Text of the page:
Since that day, Richard Spencer has returned to hold another torchlit rally. Jason Kessler has announced his plan host an anniversary rally next August. A mass shooting threat against our schools forced all the schools to go on lockdown. I walk by the memorial to Heather Heyer every day on my way to work, and I even suffer through the occasional rubber necker during my job at a retail boutique just 20 feet from where the attack took place, who commonly ask "Oh my god! So where did it happen?!"

Some things have returned to "normal," but the whole experience has redefined what normal means, and it has opened my eyes to the threat that has existed in our country all along. 

The Joy

Given all of this, it might seem impossible to find the joy of the events of this year, but the miraculous thing about humans is that we keep on living. We face hardships, we know the world is dark, and yet we keep getting up each morning to try to make it a better place and bring some light..

I have met so many amazing humans this year who have helped me sustain my faith in humanity, and the majority of these humans have come into my life through Catalyst.

Given everything that has happened this year, Catalyst is my silver lining.

Brittney Taylor and Tomayia Colvin have taught me what it means to truly be an advocate for women of color, and they have helped to build the Catalyst vendor community in amazing ways. Rebecca Anger has taught me and our community how to be a better advocates for people with disabilities. Cassandra Zetta has taught me to be a better advocate for the LGBTQ+ community. Jaime Patterson and Jamie Carle have taught me so much about intersectionality, and have empowered me to feel more at home in my own body. Amber Marlow has not only helped Liz and I keep Catalyst afloat, but she is largely responsible for introducing me to all of these amazing humans and for that I am so thankful for her and her friendship.

Running Catalyst has been hard, and the opposite of everything I have done before, but it has brought me an intense joy, and I know that joy will continue to grow in 2018. Given everything that has happened this year, Catalyst is my silver lining.

The Privilege

When I first started working on Catalyst, I was a pretty sheltered white feminist. I didn't understand the depth of the issues in our country. I didn't want to know.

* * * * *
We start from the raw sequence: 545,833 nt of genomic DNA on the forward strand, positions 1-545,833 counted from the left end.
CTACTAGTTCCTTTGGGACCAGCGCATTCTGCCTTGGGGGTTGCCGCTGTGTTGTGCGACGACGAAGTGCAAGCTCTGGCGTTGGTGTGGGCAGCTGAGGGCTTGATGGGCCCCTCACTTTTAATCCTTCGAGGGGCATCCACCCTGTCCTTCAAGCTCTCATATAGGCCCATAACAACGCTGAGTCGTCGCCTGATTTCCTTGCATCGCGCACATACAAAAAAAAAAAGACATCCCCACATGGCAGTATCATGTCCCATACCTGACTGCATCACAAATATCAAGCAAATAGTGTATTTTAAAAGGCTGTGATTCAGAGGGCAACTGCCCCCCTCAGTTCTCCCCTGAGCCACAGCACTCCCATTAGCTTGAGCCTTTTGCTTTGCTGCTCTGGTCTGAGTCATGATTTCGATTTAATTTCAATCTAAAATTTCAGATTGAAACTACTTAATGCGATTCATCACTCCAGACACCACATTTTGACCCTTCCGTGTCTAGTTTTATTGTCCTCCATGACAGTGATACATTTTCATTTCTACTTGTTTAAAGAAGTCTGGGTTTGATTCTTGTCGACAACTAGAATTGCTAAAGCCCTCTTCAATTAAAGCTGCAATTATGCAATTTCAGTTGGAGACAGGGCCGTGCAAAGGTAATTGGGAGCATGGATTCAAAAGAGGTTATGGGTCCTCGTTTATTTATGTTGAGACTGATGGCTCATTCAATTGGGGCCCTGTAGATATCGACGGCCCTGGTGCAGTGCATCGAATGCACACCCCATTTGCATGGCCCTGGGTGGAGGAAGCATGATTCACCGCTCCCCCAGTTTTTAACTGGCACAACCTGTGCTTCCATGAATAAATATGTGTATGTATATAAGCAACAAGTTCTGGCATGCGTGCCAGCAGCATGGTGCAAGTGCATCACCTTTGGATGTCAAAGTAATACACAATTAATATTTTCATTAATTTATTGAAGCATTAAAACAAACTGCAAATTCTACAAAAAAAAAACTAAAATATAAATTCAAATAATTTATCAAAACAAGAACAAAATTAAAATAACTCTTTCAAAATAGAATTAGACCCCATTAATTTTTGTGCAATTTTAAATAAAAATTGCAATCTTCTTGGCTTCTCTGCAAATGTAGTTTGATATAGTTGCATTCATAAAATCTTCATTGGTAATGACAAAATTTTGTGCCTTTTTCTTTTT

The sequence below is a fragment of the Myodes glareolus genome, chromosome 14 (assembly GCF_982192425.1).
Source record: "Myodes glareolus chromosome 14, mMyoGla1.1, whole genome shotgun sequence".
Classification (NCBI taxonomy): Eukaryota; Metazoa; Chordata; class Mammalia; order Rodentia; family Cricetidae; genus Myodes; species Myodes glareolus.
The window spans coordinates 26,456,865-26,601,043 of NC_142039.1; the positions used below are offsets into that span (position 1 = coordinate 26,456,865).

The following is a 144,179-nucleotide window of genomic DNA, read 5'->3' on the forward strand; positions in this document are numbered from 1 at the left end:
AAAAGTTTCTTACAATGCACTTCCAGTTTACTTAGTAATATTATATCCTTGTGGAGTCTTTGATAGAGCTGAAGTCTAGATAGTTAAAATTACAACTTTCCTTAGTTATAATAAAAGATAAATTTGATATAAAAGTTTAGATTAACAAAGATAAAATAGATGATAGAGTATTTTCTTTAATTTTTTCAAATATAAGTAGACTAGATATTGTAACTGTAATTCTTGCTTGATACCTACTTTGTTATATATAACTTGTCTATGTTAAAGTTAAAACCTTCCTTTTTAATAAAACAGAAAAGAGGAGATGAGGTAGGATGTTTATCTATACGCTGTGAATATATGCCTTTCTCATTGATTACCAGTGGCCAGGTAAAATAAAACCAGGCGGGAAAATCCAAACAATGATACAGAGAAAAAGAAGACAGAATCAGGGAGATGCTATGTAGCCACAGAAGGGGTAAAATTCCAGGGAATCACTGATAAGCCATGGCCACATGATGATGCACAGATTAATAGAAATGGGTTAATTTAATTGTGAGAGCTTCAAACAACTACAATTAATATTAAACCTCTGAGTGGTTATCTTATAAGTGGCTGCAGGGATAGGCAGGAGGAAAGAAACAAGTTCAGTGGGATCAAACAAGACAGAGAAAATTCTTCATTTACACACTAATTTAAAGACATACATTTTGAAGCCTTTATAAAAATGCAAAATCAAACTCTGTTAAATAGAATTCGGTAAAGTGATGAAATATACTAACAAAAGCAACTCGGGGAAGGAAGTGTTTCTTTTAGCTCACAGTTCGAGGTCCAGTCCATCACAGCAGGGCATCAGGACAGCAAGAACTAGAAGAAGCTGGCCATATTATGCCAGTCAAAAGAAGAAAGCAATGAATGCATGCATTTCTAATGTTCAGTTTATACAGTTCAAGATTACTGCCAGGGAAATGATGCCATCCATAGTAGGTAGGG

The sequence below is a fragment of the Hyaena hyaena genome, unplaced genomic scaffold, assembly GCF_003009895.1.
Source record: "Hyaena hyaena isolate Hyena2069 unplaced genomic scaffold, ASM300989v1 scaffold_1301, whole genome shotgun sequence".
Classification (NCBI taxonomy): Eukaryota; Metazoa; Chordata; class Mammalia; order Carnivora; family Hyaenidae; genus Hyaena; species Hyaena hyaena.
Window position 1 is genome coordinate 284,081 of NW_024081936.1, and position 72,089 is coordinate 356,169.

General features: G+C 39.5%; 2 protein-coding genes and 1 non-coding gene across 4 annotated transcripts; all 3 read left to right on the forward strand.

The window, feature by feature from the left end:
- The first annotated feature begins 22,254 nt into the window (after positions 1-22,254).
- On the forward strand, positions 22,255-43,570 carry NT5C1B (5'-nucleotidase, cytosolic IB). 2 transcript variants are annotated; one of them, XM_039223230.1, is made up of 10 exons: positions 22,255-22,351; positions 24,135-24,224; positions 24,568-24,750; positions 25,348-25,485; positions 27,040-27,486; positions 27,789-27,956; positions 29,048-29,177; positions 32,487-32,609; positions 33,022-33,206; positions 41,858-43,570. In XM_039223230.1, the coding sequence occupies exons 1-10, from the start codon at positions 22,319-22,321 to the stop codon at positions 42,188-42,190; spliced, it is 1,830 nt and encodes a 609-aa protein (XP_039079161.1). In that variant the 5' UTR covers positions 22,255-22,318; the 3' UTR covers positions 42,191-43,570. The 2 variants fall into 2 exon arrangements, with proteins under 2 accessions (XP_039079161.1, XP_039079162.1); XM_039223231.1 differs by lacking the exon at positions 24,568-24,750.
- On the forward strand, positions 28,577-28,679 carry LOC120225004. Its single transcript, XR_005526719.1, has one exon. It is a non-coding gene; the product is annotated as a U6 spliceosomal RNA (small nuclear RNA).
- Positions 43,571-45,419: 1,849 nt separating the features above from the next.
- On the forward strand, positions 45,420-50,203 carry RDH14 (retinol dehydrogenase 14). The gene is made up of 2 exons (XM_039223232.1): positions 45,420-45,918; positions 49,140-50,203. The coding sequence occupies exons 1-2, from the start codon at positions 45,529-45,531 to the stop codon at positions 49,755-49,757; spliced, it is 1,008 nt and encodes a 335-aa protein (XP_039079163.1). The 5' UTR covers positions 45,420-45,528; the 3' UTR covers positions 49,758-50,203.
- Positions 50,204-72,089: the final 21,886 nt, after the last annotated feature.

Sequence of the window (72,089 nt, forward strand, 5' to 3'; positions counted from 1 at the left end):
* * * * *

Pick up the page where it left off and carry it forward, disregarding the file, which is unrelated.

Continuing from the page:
I have never felt so privileged as when I nervously worried about cops arresting me or tear gassing me during protests in Charlottesville. I had never had to fear the police before...because I am white. My white privilege, which I had acknowledged in the abstract, was suddenly hitting me straight in the face. This year I have had to face the reality of my white privilege and the systemic racism that I have played a part in all my life. 

My hope for 2018 is that more white women ditch their defensiveness and actually speak up for social justice, and don't leave all the heavy lifting to the women of color in our country.

Finally, what optimism that I have going into 2018 is because I was able to finally find a therapist in the last few months that would accept my health insurance. First off, I am one of the privileged few who has health insurance through my spouse and don't suffer the pains of being an entrepreneur who needs to decide between having health insurance and paying my rent or feeding my family. Our generation is in severe need of reliable health coverage...not simply for physical needs, but for our mental needs. Our government is failing us. We all could use some therapy, honestly, and our most marginalized communities desperately need this care, and yet wait lists for available therapists are long, and the costs for sessions without insurance are high.

So many of us have been fighting the good fight in 2017, but so many have stayed silent. My hope for 2018 is that more white women ditch their defensiveness and actually speak up for social justice, and don't leave all the heavy lifting to the women of color in our country.

Regardless, I am moving forward with optimism, and with the love and strength I have found in this community. Thank you all for everything you do.